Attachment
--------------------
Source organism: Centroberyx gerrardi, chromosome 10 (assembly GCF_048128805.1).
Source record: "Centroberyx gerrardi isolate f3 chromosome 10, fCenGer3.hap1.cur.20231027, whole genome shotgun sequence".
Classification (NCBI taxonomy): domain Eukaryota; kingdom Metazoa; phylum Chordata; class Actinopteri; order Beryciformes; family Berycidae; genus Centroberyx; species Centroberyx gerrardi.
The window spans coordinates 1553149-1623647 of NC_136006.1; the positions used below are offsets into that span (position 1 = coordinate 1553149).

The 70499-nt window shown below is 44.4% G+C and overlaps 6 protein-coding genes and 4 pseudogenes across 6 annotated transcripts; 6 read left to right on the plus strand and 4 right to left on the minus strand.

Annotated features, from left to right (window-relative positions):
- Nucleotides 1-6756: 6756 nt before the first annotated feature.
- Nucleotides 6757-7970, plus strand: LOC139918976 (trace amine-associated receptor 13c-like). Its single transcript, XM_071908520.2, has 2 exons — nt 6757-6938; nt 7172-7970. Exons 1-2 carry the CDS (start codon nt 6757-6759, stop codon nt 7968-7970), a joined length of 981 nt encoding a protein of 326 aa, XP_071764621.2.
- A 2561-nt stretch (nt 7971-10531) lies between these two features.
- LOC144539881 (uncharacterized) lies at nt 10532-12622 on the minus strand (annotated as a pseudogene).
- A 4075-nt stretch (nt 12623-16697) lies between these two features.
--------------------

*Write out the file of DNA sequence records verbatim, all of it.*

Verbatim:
Source organism: Centroberyx gerrardi, chromosome 10 (assembly GCF_048128805.1).
Source record: "Centroberyx gerrardi isolate f3 chromosome 10, fCenGer3.hap1.cur.20231027, whole genome shotgun sequence".
Classification (NCBI taxonomy): domain Eukaryota; kingdom Metazoa; phylum Chordata; class Actinopteri; order Beryciformes; family Berycidae; genus Centroberyx; species Centroberyx gerrardi.
The window spans coordinates 1553149-1623647 of NC_136006.1; the positions used below are offsets into that span (position 1 = coordinate 1553149).

The 70499-nt window shown below is 44.4% G+C and overlaps 6 protein-coding genes and 4 pseudogenes across 6 annotated transcripts; 6 read left to right on the plus strand and 4 right to left on the minus strand.

Annotated features, from left to right (window-relative positions):
- Nucleotides 1-6756: 6756 nt before the first annotated feature.
- Nucleotides 6757-7970, plus strand: LOC139918976 (trace amine-associated receptor 13c-like). Its single transcript, XM_071908520.2, has 2 exons — nt 6757-6938; nt 7172-7970. Exons 1-2 carry the CDS (start codon nt 6757-6759, stop codon nt 7968-7970), a joined length of 981 nt encoding a protein of 326 aa, XP_071764621.2.
- A 2561-nt stretch (nt 7971-10531) lies between these two features.
- LOC144539881 (uncharacterized) lies at nt 10532-12622 on the minus strand (annotated as a pseudogene).
- A 4075-nt stretch (nt 12623-16697) lies between these two features.